Well, I think it’s not as noisy as Ratworld, and I think everything is a bit more subtle in terms of the songwriting. We wrote these songs as a record, whereas the other album was made up of songs we had knocking around, some of them for years. In terms of songwriting, Liza took the lead. People have said that Lemon Memory sounds like a totally different band and that made me realise that it is literally as simple as the fact I wrote most of the first record and Liza wrote most of this record. So yeah, I think it’s a little bit more expansive, a bit more considered, and I guess it sounds a bit more mature, but not in a boring way.

How do yours and Liza’s creative processes differ?

She approaches it like work, really. She’s more into sounds and textures, just piecing songs together, and she likes to write a good lift, whereas I’m more disorganised, I guess. And at the end of the recording, she’s very much, “That’s done.” Like, I wouldn’t be surprised if she hadn’t listened to the record [since we finished recording], except maybe to learn a couple of bits we’d forgotten. She just moves on. She’s already cracking on with the next thing now. So she’s all about the process and I like the end result.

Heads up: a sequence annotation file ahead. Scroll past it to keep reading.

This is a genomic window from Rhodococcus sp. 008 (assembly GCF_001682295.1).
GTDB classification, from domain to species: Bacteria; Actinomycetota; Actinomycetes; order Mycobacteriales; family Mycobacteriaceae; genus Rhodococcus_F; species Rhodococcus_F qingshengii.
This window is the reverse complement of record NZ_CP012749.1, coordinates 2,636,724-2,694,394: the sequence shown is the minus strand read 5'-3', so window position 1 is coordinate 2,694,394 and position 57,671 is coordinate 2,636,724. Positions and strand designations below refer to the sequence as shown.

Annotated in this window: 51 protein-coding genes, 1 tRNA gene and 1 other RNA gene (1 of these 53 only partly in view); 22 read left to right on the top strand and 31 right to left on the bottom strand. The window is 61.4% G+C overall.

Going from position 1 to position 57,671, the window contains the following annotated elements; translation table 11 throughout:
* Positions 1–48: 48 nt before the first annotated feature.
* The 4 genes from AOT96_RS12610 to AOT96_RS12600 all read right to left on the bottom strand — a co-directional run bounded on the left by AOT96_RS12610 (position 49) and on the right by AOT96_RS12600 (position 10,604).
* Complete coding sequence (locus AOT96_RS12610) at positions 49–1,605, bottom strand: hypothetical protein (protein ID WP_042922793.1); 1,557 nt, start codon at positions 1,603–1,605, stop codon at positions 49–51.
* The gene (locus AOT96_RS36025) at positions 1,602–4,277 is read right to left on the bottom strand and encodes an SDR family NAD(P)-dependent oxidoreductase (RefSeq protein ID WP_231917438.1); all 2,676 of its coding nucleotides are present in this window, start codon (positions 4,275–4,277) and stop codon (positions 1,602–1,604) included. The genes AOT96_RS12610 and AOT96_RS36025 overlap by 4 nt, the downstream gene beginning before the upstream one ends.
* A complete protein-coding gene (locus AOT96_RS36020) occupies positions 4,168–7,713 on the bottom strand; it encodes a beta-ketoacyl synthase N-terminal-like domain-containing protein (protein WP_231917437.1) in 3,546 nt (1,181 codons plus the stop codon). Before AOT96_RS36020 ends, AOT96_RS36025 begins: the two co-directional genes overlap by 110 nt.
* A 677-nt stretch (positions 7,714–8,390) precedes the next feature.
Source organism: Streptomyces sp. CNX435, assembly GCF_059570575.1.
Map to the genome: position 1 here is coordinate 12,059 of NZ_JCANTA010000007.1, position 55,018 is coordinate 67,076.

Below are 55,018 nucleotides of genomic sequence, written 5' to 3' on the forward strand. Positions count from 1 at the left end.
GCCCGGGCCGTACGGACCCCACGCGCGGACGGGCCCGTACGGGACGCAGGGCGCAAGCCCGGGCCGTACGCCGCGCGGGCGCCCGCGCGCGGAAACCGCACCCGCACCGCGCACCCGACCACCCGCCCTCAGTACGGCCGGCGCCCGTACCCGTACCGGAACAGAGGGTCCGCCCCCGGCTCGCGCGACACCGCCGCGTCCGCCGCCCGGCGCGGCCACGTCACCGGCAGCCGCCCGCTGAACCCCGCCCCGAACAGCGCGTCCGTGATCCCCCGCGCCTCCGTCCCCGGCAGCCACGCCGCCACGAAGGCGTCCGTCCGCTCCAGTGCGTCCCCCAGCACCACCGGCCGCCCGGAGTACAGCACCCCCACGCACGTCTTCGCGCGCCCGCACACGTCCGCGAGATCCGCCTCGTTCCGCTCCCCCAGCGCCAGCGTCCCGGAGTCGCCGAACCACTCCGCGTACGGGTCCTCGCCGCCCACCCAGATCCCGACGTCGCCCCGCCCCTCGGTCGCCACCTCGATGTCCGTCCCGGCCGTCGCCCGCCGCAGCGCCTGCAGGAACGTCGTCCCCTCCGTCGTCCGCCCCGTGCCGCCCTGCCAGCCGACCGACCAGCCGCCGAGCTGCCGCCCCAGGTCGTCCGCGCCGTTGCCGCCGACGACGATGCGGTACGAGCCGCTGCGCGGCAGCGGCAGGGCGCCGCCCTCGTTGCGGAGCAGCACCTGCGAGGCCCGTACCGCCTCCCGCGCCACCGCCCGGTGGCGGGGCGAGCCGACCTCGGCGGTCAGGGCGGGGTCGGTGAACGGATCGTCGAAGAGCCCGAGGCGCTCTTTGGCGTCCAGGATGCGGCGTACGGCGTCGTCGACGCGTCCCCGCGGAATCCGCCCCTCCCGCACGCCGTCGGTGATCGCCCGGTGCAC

Also, I haven’t done as much on this record in terms of recording. I’ve done some vocals but guitars and keys I’ve played very little of on it, so I feel like I can listen to it a bit more objectively. And I was able to be a bit more brutal with some of the edits and suggestions in the production.

And you went to Ibiza to write the album?

Well, we went there after touring the first album, just to go on holiday really. But then there was a guitar shop nearby and we borrowed a couple of acoustic guitars and just wrote ‘Give Blood’ and ‘Maybe We’ll Drown’. We didn’t go out there to write, but those songs ended up being the first couple of the record, and it went from there. It was a different vibe to sitting in a bedroom in West Yorkshire, definitely.

Why did you choose Ross Orton to produce the album?

Ross played drums in a band called Add N To (X), and when Liza found that out, she was like, “Right, we’ve got to work with him.” He played in Jarvis’ band for a while, and he’s made a Fall record, and he’s done an M.I.A. album, and he just seemed like a good guy really.

We’d met him a couple of times, just from hanging out in Sheffield. Nick [Chantler] – who’s playing guitar with us now – knows him, and Ross recorded the Drenge album and we’ve been hanging out with those guys in Sheffield too. We figured we could just go and live with Nick for a couple of months and make an album; just get out of Leeds really.